In an effort to increase our training, response, and research capabilities, we host or assist in programming multiple conferences around the globe, convening experts to study and actively support the protection of cultural heritage in crisis.
August 1, 2018
Please join the Smithsonian Cultural Rescue Initiative and the Antiquities Coalition for a discussion on current work by leaders in the cultural heritage field, in addition to delving into the importance of multilateral coordination in increasing art market transparency and cultural preservation.
Welcoming remarks from:
Smithsonian Distinguished Scholar and Ambassador-at-Large; Acting Director, Arthur M. Sackler Gallery and Freer Gallery of Art
Followed by remarks, discussion, and Q&A with:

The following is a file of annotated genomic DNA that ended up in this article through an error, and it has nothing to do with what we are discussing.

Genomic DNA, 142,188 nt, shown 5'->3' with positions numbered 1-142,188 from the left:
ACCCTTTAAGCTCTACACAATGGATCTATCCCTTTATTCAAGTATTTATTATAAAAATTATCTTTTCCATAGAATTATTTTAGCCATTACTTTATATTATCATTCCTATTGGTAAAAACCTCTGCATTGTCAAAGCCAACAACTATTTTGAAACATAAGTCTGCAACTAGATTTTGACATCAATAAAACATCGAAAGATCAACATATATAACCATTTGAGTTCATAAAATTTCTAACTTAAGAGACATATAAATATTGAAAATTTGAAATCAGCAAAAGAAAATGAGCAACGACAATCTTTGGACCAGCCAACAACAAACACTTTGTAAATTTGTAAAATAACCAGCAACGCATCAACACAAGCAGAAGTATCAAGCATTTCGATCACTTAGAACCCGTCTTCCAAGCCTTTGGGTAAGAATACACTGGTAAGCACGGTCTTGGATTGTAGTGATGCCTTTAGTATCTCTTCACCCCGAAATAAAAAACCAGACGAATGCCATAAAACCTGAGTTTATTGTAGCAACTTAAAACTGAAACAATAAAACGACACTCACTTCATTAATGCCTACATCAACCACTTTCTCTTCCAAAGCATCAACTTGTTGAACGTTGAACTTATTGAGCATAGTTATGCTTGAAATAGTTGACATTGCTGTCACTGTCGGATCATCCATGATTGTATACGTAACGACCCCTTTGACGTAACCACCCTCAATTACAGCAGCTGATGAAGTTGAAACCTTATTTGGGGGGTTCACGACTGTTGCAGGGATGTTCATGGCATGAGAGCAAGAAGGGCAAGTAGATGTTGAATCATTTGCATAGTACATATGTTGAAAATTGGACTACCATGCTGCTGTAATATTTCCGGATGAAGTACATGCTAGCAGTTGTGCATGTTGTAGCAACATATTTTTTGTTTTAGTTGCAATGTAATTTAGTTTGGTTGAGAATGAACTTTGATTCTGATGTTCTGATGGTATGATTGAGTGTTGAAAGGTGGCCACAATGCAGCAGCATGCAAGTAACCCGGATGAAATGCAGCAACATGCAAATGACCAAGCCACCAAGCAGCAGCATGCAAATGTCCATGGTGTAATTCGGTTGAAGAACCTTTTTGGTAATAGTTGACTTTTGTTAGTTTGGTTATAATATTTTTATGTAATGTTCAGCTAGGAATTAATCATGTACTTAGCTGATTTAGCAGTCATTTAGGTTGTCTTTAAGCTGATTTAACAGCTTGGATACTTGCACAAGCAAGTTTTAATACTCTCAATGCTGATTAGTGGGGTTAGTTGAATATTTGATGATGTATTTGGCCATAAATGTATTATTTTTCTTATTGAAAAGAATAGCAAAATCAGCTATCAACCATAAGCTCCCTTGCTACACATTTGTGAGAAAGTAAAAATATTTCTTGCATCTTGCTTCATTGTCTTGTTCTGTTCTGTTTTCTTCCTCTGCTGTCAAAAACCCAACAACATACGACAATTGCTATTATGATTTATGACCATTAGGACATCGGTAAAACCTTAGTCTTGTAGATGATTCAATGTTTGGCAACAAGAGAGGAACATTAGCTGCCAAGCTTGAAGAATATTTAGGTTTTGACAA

Brigadier General Fabrizio Parrulli
Carabinieri Commander for the Protection of Cultural Heritage
Open to the public
July 31–August 24, 2018
The training aims to enhance collaboration between the cultural and humanitarian sector by streamlining activities and communication, and by enabling cultural responders to be integrated in overall humanitarian response efforts. Questions such as how and when to intervene in an unfolding humanitarian crisis — where one starts, how to help the affected communities in recovering their heritage, and how to coordinate your activities with authorities — form the basis of this course. This program is organized by ICCROM, the Prince Claus Fund, the Netherlands Commission for UNESCO and the Smithsonian Institution.
For information on how SCRI has supported past FAC courses, please see our Training page.
November 2, 2017